One night, I was reading over the latest version of One Man, and Hope said, “It sure is taking you a long time to write this book.” I nodded, pleased in a rather obnoxious way, that I had the opportunity to demonstrate how hard one must work in order to birth a creative idea. Discipline, patience, trial and error – these were all approaches I wanted to discuss with her. Instead, she went to her room and brought out a handful of books. “I think you need some inspiration,” she said, I continued to read my manuscript, sort of, while she brought load after load to the couch, saying each time, “These will really help you.”
As the pile reached a tipping point, I asked, “With which book of mine?” (She knows about the OCD book, knows that a character will be based on her. About a month ago, she informed me that her name in the book shall be Brooklyn. Pretty cool, I thought). She stood back and appraised the mound of texts and offered, “Both!”
I told her thanks and we all went on with our night. The books remained on the couch until the next afternoon while Dreux was preparing dinner, asked, “So, what’s up with all these?” I think he was hoping the books would make their way back to Hope’s shelves, allowing the living room to have a small window of order.
A thought came to me – pay attention; your daughter wants to participate in your world and she wants you to see her as a resource. So, I gathered the books and brought them into my bedroom, stacking them near the reading chair, vowing I’d go through them all and see what they had to teach me. (Dreux came and stood next to me. “You’re are an amazing parent.” His kind observation helped assuage the constant humming guilt I feel about not doing enough for her, with her. In my mind, good mothers bake, but I haven’t done this in at least six months. Not in Texas, not when the 100 degree heat makes you never want to turn on your oven. You’d think that I’d get a little smarter and choose another, reasomable worry for my definition of a good mother, but nope, the baking judgment sticks).
I put “inspiration pile” on my list of things to do, and it took me a few days to sit down and begin. First, I listed out all the titles (I’m eager to see what the Children’s Encyclopedia has to teach me) and started reading. When I got to the third book (and that’s as far as I have gotten – I’ll be with this project for at least a few weeks), I made some cursory notes about the picture book, Dancing in the Wings by Debbie Allen, pictures by Kadir Nelson (he’s worth your time). It’s the story of a young dancer who longs to dance in the spotlight, just once, but her height prevents her. I landed on the page where the protagonist, Sassy, lies in her bed, dreaming about finally getting to dance a solo. She’s a big-boned, big-footed ballerina who doesn’t have a physical match in the dance world she’s peripherally associated with. In the air of her bedroom, she imagines herself gliding above the world in various poses of balletic grace, and it is this vivid imagination, combined with the visceral ache for a chance, that led me to some insights about all of my characters in both books.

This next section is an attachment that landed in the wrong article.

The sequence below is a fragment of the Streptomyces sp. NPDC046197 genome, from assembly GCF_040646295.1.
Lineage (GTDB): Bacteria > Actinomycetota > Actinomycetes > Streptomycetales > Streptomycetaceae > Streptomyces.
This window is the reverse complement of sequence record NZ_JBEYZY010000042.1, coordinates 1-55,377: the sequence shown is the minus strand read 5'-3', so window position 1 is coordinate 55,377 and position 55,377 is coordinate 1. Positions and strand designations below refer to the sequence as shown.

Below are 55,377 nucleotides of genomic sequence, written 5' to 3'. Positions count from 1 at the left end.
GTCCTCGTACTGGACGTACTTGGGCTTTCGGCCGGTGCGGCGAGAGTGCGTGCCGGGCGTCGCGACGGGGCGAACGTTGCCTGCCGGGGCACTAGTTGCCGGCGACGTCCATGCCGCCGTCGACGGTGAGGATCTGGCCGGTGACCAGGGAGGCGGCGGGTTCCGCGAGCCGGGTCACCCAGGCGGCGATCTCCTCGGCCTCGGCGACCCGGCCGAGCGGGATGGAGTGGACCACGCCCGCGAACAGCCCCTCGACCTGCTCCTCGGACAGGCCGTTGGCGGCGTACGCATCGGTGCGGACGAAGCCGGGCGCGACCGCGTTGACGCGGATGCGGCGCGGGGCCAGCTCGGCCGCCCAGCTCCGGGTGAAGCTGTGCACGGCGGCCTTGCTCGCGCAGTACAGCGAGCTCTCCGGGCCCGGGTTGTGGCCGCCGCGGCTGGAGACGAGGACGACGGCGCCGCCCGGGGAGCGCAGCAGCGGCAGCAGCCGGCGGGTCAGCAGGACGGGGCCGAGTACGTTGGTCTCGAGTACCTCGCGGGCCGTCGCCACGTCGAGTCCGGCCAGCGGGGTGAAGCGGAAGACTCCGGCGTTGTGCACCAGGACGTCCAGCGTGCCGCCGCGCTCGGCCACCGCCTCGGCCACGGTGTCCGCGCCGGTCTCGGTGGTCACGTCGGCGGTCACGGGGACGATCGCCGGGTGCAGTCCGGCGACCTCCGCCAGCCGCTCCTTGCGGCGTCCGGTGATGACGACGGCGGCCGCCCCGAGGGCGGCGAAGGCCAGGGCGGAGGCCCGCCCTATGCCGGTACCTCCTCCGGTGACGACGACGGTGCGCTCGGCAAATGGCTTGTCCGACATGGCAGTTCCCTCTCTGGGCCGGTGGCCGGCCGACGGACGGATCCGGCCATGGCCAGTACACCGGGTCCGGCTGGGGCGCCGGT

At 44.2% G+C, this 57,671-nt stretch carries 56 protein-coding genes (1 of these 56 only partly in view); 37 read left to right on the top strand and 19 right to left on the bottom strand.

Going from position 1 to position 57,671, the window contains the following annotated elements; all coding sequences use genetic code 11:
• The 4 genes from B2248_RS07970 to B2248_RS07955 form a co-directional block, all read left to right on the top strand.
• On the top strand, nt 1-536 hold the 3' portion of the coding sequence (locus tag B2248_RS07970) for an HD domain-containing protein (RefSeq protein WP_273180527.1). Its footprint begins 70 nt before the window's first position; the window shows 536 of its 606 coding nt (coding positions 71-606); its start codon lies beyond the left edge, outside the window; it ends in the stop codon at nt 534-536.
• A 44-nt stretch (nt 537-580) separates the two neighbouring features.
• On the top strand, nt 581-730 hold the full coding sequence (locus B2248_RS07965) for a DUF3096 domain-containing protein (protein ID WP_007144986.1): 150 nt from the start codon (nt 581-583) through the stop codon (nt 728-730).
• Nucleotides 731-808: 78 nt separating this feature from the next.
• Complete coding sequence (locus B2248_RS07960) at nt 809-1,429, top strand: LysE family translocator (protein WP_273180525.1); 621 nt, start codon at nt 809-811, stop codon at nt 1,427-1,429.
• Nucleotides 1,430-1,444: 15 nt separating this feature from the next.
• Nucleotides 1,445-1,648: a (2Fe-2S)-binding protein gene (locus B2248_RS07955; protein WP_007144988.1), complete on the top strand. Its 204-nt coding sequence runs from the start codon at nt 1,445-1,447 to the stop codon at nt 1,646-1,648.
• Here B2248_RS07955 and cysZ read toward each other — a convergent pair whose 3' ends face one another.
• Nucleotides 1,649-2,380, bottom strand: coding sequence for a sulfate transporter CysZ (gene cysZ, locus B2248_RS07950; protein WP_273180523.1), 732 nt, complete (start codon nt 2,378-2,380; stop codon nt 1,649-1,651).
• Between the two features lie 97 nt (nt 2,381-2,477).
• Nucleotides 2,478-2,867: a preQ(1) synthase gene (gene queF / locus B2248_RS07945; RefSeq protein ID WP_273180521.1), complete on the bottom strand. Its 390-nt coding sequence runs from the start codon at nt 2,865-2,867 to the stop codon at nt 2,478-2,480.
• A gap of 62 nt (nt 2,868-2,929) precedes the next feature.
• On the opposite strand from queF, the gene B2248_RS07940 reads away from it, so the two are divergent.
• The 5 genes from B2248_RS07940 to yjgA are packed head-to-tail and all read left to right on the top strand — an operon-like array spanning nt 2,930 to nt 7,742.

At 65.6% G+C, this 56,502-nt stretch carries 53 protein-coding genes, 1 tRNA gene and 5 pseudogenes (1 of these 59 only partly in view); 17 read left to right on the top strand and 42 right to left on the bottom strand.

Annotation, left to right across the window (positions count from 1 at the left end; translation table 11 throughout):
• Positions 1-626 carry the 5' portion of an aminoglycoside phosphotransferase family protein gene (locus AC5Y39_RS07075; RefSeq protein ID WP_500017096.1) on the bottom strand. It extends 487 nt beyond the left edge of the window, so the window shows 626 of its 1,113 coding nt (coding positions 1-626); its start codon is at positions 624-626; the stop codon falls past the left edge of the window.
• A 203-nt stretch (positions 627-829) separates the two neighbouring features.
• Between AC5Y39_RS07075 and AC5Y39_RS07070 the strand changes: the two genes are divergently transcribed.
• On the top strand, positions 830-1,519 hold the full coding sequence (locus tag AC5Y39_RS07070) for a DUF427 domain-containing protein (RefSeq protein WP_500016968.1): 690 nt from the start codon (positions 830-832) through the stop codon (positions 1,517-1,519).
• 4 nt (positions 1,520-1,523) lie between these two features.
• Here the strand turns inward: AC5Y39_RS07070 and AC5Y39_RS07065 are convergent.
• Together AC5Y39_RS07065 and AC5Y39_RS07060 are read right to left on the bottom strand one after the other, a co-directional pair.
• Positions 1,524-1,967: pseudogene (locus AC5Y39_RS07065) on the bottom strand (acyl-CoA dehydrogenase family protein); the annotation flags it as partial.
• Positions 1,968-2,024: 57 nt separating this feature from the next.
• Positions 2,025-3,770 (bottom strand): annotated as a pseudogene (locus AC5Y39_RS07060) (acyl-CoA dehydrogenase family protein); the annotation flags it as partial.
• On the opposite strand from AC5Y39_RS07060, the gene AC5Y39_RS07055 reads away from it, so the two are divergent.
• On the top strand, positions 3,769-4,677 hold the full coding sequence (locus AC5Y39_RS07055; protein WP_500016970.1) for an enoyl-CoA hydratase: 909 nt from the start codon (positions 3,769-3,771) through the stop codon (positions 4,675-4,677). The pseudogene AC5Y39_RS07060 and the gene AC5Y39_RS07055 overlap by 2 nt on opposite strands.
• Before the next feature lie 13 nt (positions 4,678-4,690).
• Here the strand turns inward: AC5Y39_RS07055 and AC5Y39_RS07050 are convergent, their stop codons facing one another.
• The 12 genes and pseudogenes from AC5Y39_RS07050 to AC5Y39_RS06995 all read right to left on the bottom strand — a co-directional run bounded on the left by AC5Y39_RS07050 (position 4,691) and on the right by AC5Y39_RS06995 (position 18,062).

Had I considered deeply what each person wanted in the world? Had I imagined their own moments of repose, connecting to the one thing or activity that would make them feel like they were complete, three-dimensional, and fully rendered people?
I took copious notes, letting the ideas and explorations come, and I have talked these over with Hope. Maybe in sharing these with her, I am moving toward her, toward the girl she is, lying in bed, waiting for her mother to be done writing. Maybe instead of baking, we’re sharing another kind of creation, one where the ingredients come from her committed support and my learning to listen.